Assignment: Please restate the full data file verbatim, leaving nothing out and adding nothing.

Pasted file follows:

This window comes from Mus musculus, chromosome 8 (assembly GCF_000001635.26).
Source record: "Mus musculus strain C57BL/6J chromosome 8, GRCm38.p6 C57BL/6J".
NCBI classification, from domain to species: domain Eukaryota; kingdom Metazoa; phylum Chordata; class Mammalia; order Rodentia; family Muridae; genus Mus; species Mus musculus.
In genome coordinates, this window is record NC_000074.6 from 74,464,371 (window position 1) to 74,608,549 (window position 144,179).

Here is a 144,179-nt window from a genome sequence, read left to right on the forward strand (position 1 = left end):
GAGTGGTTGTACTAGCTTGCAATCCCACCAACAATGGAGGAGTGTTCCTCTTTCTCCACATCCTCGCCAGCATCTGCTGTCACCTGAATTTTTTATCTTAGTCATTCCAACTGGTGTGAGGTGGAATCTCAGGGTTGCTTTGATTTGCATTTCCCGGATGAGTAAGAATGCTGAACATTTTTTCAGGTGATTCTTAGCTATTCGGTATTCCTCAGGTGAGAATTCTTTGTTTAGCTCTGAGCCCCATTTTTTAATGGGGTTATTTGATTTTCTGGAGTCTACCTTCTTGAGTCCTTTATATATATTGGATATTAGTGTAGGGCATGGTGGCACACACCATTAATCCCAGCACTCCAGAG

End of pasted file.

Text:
This window comes from Mus musculus, chromosome 8 (assembly GCF_000001635.26).
Source record: "Mus musculus strain C57BL/6J chromosome 8, GRCm38.p6 C57BL/6J".
NCBI classification, from domain to species: domain Eukaryota; kingdom Metazoa; phylum Chordata; class Mammalia; order Rodentia; family Muridae; genus Mus; species Mus musculus.
In genome coordinates, this window is record NC_000074.6 from 74,464,371 (window position 1) to 74,608,549 (window position 144,179).

Here is a 144,179-nt window from a genome sequence, read left to right on the forward strand (position 1 = left end):
GAGTGGTTGTACTAGCTTGCAATCCCACCAACAATGGAGGAGTGTTCCTCTTTCTCCACATCCTCGCCAGCATCTGCTGTCACCTGAATTTTTTATCTTAGTCATTCCAACTGGTGTGAGGTGGAATCTCAGGGTTGCTTTGATTTGCATTTCCCGGATGAGTAAGAATGCTGAACATTTTTTCAGGTGATTCTTAGCTATTCGGTATTCCTCAGGTGAGAATTCTTTGTTTAGCTCTGAGCCCCATTTTTTAATGGGGTTATTTGATTTTCTGGAGTCTACCTTCTTGAGTCCTTTATATATATTGGATATTAGTGTAGGGCATGGTGGCACACACCATTAATCCCAGCACTCCAGAG